The ministry, with support from the Africa Development Bank, is currently undertaking phase II at a cost of Sh8 billion. The objective is to lay 221km of secondary and lateral sewers to connect over 4,000 residents to the sewer system. Ablution blocks will also be constructed in informal settlements. With support from the French Development Agency, the ministry plans to implement additional interventions on sewerage to increase coverage from the 55 per cent to 65 per cent. 

Like any other infrastructural project being implemented in a settled area, this one has experienced delays in way leave acquisitions, encroachment of reserved land and vandalism.

Your ministry can be said to be the most vulnerable to the vagaries of the climate change phenomenon. How has your ministry mitigated against the resulting challenges? Komen Moris, Eldoret

The climate change portfolio is spearheaded by the Ministry of Environment and Forestry as guided by the Climate Change Act of 2016 and National Climate Change Action Plan 2018-2022. My ministry, as part of the interventions, has implemented diverse mitigation measures such construction of water storage structures anddykes, tree planting and establishment of climate change desks in all the water sector institutions.

The ministry’s National Water Harvesting and Storage Authority is responsible for water harvesting and storage to help mitigate the effects of recurring drought and floods. Further, the ministry has formulated the required policies – the National Water Policy and the Irrigation Policy – and the accompanying strategies, which have mainstreamed climate change issues in water resources management.

Madam CS, the President has already declared the ongoing drought in parts of the country a national disaster. As a ministry, what are you doing to alleviate the situation? Hassan Ali, Garissa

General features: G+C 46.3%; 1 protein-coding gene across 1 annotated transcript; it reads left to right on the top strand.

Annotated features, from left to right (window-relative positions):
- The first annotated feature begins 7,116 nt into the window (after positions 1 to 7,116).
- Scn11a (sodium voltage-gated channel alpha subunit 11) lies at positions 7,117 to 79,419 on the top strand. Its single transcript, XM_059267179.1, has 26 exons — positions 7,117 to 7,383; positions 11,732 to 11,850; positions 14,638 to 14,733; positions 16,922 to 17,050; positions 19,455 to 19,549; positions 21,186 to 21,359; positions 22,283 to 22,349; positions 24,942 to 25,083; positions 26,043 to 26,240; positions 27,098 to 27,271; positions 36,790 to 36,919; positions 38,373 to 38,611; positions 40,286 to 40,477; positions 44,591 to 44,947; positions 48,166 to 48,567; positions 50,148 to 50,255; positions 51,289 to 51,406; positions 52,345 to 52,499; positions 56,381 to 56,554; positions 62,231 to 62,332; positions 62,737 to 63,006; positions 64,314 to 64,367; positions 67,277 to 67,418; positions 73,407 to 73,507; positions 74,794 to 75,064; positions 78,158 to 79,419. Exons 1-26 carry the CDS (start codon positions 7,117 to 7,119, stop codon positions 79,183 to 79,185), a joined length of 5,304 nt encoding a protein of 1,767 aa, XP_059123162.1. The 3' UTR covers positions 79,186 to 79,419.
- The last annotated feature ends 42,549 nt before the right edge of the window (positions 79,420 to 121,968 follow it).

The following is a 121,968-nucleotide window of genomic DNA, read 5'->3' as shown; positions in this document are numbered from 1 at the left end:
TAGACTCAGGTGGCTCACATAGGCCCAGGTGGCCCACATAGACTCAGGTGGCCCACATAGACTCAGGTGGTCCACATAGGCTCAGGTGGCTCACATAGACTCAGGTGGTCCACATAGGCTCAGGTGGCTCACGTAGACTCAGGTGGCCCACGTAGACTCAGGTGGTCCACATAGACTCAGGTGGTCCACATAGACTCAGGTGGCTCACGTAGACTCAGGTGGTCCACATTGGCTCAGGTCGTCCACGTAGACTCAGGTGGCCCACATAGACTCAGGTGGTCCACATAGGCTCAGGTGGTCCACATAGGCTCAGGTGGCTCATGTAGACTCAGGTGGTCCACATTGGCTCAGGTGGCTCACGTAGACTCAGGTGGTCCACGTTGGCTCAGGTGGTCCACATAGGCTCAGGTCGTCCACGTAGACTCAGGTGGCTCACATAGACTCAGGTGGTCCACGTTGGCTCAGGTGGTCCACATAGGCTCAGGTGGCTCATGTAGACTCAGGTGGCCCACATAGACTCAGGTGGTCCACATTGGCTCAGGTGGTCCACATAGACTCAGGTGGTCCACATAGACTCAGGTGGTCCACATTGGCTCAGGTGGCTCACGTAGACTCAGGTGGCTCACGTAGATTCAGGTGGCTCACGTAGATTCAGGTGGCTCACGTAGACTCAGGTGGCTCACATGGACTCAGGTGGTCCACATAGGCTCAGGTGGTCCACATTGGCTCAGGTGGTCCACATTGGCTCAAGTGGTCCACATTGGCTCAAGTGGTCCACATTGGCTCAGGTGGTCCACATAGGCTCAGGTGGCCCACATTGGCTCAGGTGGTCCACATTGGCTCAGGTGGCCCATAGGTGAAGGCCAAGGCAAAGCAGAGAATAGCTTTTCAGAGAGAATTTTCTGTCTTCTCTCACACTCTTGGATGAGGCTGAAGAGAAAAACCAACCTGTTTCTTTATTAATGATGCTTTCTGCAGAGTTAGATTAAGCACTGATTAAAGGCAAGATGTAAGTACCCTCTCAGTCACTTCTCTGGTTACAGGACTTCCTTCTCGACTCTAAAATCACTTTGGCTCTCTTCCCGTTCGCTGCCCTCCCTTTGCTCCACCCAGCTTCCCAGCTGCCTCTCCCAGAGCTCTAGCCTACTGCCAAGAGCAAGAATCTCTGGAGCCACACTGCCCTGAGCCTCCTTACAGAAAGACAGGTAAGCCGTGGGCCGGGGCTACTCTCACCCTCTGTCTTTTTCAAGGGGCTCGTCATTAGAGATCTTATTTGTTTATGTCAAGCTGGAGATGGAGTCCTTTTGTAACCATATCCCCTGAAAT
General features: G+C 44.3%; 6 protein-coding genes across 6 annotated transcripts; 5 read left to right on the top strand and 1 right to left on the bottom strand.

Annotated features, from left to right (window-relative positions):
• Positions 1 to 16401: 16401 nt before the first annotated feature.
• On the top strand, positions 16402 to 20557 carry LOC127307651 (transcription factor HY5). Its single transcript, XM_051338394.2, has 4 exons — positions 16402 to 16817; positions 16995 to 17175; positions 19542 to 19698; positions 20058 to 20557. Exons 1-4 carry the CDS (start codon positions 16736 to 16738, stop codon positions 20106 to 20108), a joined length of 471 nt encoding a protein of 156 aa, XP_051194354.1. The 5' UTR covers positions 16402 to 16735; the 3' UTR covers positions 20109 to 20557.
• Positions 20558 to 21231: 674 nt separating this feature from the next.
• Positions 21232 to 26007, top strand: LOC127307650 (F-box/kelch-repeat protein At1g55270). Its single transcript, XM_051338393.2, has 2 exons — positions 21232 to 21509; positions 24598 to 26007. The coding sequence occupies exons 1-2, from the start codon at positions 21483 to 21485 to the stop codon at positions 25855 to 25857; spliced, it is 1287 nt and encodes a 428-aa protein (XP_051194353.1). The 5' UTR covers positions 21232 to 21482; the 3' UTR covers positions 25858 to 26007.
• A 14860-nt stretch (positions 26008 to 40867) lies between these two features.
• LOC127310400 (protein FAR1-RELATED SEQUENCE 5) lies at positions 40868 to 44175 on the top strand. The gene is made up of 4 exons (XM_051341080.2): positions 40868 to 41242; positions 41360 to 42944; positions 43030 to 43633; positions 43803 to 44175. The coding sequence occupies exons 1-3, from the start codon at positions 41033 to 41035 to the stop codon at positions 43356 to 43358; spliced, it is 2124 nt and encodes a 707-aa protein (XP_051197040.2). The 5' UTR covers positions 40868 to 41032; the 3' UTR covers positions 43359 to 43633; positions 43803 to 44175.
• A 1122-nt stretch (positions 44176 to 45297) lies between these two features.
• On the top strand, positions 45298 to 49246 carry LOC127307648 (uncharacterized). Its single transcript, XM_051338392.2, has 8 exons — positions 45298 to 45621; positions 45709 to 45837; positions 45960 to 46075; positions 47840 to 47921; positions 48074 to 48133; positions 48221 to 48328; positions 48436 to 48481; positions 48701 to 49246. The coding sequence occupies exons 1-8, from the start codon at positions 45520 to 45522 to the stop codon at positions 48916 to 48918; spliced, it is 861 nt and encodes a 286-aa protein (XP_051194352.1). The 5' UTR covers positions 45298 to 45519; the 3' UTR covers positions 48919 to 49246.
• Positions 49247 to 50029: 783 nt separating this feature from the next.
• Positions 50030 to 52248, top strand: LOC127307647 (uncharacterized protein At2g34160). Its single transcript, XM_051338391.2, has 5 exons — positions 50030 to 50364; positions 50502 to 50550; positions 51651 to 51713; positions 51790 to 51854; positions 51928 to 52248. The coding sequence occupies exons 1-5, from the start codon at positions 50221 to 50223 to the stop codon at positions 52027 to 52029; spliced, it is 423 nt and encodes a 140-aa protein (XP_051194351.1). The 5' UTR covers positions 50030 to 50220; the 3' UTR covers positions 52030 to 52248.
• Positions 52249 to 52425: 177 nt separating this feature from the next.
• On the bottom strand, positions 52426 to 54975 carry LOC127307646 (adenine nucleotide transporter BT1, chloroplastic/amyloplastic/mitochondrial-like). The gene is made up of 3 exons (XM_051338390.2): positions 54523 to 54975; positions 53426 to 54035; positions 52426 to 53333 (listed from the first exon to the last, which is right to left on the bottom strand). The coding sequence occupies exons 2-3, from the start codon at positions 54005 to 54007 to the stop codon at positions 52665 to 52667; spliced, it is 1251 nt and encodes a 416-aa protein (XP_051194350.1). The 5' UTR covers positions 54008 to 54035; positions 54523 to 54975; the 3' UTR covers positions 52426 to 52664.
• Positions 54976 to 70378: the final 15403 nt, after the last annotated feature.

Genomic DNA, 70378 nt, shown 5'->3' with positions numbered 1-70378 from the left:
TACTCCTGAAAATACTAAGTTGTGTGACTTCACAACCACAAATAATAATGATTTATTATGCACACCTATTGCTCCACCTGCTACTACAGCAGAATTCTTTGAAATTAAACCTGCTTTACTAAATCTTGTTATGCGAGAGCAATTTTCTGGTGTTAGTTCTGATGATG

The ministry has been implementing various water projects across the country through its nine agencies, which work in collaboration with water service providers under county governments. The projects are for short and medium-term interventions and are helping alleviate the suffering. We are currently implementing interventions to reduce the impact of the drought by drilling boreholes and rehabilitating others, constructing water pans, extending water pipelines and trucking water.

In addition to the annual regular budget, an additional Sh350 million has been provided by the National Treasury to cater for the above interventions.

The large dams that have been constructed are meant to harvest and store water but also help in irrigation to boost food security. Would you say the dams that have so far been constructed have achieved these twin objectives? Silvanus Waswa, Bungoma

The ministry has an integrated approach in providing water for domestic and commercial use, and for irrigation. The National Water Policy and Regulations guide investments in water resources management, water harvesting and storage and supply services. The ministry’s National Irrigation Service Strategy 2021-2025 (NISS) outlines initiatives and interventions to expand the size of land under irrigation from the current 560,000 acres to 1.3 million in the year 2025. 

As regards large dams, several dams are at different stages of completion. For instance the Three Peace Dams in Turkana, Marsabit and West Pokot have been completed while Thiba, Karimenu II, Thwake, Yamo, Chemususu and Siyoi Muruny are nearing completion. Mwache and Soin-Koru dams are about to commence.

Upon completion, the dams are projected to improve the per capita water storage from the current 103m³ per person to 126m³ per person. Notably, the completion of Thiba dam in December will put under irrigation an additional 10,000 acres, which is expected to increase rice production from the current 80 metric tonnes to 160 metric tonnes.

The shift to irrigation farming has been slow, mostly because of limited access to water resources and a gap in public education on irrigation agriculture. How can your ministry help to broaden the area of farm land under irrigation for better output and food security? Spencer Owuor, Migori